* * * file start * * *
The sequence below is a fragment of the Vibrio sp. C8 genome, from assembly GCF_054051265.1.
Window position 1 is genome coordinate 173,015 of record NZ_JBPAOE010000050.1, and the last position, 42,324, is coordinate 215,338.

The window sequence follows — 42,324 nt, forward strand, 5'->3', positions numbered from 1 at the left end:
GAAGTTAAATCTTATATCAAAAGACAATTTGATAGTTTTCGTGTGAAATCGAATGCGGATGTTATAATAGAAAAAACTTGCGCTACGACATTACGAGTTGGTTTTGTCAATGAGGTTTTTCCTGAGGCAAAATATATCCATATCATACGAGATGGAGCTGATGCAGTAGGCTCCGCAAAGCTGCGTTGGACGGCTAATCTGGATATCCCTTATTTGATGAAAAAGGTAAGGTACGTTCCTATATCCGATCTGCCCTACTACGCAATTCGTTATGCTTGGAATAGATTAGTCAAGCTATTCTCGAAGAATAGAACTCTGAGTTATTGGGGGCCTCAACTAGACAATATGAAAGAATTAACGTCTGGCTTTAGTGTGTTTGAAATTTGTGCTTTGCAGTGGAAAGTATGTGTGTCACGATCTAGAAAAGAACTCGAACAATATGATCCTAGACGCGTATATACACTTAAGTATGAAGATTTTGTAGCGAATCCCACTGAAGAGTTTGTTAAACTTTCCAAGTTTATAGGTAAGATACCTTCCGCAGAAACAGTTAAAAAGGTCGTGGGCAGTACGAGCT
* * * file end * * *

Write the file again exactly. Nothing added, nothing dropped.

The sequence below is a fragment of the Vibrio sp. C8 genome, from assembly GCF_054051265.1.
Window position 1 is genome coordinate 173,015 of record NZ_JBPAOE010000050.1, and the last position, 42,324, is coordinate 215,338.

The window sequence follows — 42,324 nt, forward strand, 5'->3', positions numbered from 1 at the left end:
GAAGTTAAATCTTATATCAAAAGACAATTTGATAGTTTTCGTGTGAAATCGAATGCGGATGTTATAATAGAAAAAACTTGCGCTACGACATTACGAGTTGGTTTTGTCAATGAGGTTTTTCCTGAGGCAAAATATATCCATATCATACGAGATGGAGCTGATGCAGTAGGCTCCGCAAAGCTGCGTTGGACGGCTAATCTGGATATCCCTTATTTGATGAAAAAGGTAAGGTACGTTCCTATATCCGATCTGCCCTACTACGCAATTCGTTATGCTTGGAATAGATTAGTCAAGCTATTCTCGAAGAATAGAACTCTGAGTTATTGGGGGCCTCAACTAGACAATATGAAAGAATTAACGTCTGGCTTTAGTGTGTTTGAAATTTGTGCTTTGCAGTGGAAAGTATGTGTGTCACGATCTAGAAAAGAACTCGAACAATATGATCCTAGACGCGTATATACACTTAAGTATGAAGATTTTGTAGCGAATCCCACTGAAGAGTTTGTTAAACTTTCCAAGTTTATAGGTAAGATACCTTCCGCAGAAACAGTTAAAAAGGTCGTGGGCAGTACGAGCT